Last year’s Chef’s Challenge was hosted by the frosted-tipped Chad Kroeger of the culinary world, Guy Fieri.
When I asked him what his impressions were of Crawford, he told me that she was like his “sister from another mister.”
Although I’m not sure Crawford agrees with the simile, Fieri was astute in noting that Crawford is no shrinking violet.
Having her represent Canada on an internationally broadcast TV show is sure to help dispel the misconception that Canadians are bunch of deferential maple syrup guzzlers.
You wouldn’t expect this brassy, booze-loving, tattooed lady to have been raised in swanky Richmond Hill.
“Richmond Hill was a totally different place when I was growing up there,” says Crawford, who remembers Richmond Hill as cornfields, not Starbuckses and posh shopping boulevards.
Crawford, the oldest of two siblings, was born in Willowdale, Ont., and moved to Richmond Hill just in time to start high school at Richmond Hill High School. When I ask her about Richmond Hill, she hems and haws for a while, “It was all so long ago,” she tells me.
Prying memories and dates from the celebrity chef is more difficult than opening an oyster with a butter knife, which may explain the brevity of her Wikipedia page, which is markedly short in content.
Crawford has starred on two television shows, was the first female executive chef of the Four Seasons worldwide, published one (soon two) cookbooks, and owns both a restaurant and a pantry (Ruby Eats, which is next door to her restaurant Ruby Watchco), and the Internet has mustered a stingy 182 words for the chef. Animated TV characters have longer Wikipedia pages.
When I ask her to tell me about her favourite place in Richmond Hill she issues forth with a short, impressionistic series of memories that have clung to her for decades.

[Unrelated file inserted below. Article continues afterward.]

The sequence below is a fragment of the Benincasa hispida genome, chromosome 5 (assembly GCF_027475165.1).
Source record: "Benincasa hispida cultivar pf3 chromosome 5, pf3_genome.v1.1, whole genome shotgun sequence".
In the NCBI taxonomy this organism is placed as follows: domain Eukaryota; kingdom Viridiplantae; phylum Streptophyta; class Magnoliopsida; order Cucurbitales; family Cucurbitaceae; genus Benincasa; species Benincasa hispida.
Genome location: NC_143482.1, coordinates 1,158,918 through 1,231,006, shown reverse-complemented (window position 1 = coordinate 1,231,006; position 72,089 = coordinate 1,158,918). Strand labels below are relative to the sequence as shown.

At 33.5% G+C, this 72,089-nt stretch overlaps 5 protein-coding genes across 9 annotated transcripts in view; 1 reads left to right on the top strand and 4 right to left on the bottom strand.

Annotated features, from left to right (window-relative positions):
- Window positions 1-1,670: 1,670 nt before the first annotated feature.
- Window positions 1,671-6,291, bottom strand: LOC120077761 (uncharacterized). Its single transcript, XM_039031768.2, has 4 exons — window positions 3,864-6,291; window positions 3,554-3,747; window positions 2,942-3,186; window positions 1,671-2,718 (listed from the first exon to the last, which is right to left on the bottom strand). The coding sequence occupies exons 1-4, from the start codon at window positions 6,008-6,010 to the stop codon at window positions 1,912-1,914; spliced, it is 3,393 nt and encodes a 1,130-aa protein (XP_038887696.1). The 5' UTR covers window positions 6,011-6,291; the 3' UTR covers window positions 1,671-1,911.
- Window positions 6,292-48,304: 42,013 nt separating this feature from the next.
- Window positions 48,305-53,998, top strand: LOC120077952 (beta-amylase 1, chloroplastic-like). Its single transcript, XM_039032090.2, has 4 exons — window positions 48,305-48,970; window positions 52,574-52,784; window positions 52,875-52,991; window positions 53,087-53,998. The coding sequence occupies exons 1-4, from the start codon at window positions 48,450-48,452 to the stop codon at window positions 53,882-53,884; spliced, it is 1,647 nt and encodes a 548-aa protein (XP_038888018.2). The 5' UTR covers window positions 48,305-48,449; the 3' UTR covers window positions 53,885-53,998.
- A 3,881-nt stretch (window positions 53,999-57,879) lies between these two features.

“My brother and I used to go to the Richmond Hill Golf Club, and we used to caddy on Saturday mornings, get up bright and early,” she notes.
“We used to go the Mill Pond, to the playgrounds there. I remember getting my driver’s licence when I was 16 and touring the small streets of Richmond Hill back in the day. Good times, you know?”
After graduating from high school, Crawford studied art at Guelph University, but somewhere along the way she left the paintbrush for the basting brush. When exactly was that? She can’t remember.
The career path change was perhaps a natural choice, considering Crawford comes from a food background.
When her father immigrated to Canada from Scotland, he began his new Canadian life as a butcher. (She wouldn’t share more about her father; although, he did leave his butchering profession.)
Although we won’t know how Crawford fared on Top Chef Masters until the show airs (later in July 2013), she did spill that she and Kirk had managed to raise money and awareness for their charity. Forecasters and gamblers take from that what you will.